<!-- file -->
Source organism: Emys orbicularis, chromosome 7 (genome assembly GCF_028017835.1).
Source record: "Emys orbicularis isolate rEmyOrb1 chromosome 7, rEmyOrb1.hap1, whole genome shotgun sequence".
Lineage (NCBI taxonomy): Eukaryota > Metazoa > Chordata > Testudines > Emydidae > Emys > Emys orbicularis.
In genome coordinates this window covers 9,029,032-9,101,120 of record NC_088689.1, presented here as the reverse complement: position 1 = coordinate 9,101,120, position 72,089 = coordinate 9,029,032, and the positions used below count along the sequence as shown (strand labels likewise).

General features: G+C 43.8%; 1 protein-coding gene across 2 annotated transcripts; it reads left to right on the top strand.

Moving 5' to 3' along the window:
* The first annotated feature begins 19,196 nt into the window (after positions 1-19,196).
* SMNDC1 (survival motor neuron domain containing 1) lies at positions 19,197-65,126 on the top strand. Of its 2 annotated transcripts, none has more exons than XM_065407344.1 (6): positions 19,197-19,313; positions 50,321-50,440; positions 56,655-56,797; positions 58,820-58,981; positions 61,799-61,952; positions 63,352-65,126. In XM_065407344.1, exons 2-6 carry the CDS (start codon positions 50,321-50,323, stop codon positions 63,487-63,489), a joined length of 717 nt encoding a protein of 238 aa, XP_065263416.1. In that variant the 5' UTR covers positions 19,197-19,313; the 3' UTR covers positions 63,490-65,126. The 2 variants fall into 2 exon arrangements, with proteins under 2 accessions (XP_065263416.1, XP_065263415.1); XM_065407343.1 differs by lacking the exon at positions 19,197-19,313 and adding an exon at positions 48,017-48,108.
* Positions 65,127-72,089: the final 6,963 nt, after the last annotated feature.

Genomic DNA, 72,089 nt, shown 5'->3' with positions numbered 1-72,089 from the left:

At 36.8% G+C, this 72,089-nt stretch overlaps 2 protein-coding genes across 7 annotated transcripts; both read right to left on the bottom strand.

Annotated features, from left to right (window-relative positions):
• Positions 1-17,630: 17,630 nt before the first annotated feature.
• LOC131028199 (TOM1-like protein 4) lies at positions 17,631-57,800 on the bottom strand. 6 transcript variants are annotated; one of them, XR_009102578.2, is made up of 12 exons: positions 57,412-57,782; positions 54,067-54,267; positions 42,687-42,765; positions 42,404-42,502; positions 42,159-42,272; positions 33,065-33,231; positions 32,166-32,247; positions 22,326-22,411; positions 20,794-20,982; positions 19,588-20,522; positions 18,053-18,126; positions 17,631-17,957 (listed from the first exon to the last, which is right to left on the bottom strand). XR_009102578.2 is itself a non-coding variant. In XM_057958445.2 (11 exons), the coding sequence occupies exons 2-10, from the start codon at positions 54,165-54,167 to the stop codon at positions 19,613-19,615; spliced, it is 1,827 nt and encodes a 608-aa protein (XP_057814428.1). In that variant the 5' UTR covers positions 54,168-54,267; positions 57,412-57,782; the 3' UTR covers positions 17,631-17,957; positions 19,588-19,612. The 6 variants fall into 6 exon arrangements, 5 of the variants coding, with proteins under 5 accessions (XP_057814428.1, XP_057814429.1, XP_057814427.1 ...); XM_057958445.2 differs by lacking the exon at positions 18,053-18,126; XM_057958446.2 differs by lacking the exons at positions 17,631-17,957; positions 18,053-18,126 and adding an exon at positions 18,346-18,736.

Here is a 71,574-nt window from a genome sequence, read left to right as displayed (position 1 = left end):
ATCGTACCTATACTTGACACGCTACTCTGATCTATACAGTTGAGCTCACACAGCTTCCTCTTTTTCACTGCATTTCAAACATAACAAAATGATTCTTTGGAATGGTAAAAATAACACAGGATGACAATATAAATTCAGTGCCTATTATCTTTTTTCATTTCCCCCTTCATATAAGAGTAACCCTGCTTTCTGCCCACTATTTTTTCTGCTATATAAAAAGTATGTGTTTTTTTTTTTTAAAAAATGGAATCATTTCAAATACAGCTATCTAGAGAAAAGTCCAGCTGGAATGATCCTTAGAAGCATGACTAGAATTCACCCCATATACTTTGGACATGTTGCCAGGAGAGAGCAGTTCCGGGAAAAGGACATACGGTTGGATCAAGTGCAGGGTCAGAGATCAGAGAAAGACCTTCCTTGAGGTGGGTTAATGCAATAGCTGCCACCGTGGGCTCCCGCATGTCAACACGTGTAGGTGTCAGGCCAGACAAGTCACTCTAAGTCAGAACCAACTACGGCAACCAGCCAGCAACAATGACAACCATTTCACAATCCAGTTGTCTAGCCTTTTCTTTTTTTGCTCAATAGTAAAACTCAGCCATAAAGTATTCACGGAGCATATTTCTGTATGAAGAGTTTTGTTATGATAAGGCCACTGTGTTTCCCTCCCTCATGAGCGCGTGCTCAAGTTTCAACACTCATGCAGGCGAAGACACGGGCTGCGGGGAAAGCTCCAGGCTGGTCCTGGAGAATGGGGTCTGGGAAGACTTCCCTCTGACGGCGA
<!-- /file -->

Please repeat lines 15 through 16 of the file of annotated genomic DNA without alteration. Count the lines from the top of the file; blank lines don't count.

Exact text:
Here is a 71,574-nt window from a genome sequence, read left to right as displayed (position 1 = left end):
ATCGTACCTATACTTGACACGCTACTCTGATCTATACAGTTGAGCTCACACAGCTTCCTCTTTTTCACTGCATTTCAAACATAACAAAATGATTCTTTGGAATGGTAAAAATAACACAGGATGACAATATAAATTCAGTGCCTATTATCTTTTTTCATTTCCCCCTTCATATAAGAGTAACCCTGCTTTCTGCCCACTATTTTTTCTGCTATATAAAAAGTATGTGTTTTTTTTTTTTAAAAAATGGAATCATTTCAAATACAGCTATCTAGAGAAAAGTCCAGCTGGAATGATCCTTAGAAGCATGACTAGAATTCACCCCATATACTTTGGACATGTTGCCAGGAGAGAGCAGTTCCGGGAAAAGGACATACGGTTGGATCAAGTGCAGGGTCAGAGATCAGAGAAAGACCTTCCTTGAGGTGGGTTAATGCAATAGCTGCCACCGTGGGCTCCCGCATGTCAACACGTGTAGGTGTCAGGCCAGACAAGTCACTCTAAGTCAGAACCAACTACGGCAACCAGCCAGCAACAATGACAACCATTTCACAATCCAGTTGTCTAGCCTTTTCTTTTTTTGCTCAATAGTAAAACTCAGCCATAAAGTATTCACGGAGCATATTTCTGTATGAAGAGTTTTGTTATGATAAGGCCACTGTGTTTCCCTCCCTCATGAGCGCGTGCTCAAGTTTCAACACTCATGCAGGCGAAGACACGGGCTGCGGGGAAAGCTCCAGGCTGGTCCTGGAGAATGGGGTCTGGGAAGACTTCCCTCTGACGGCGA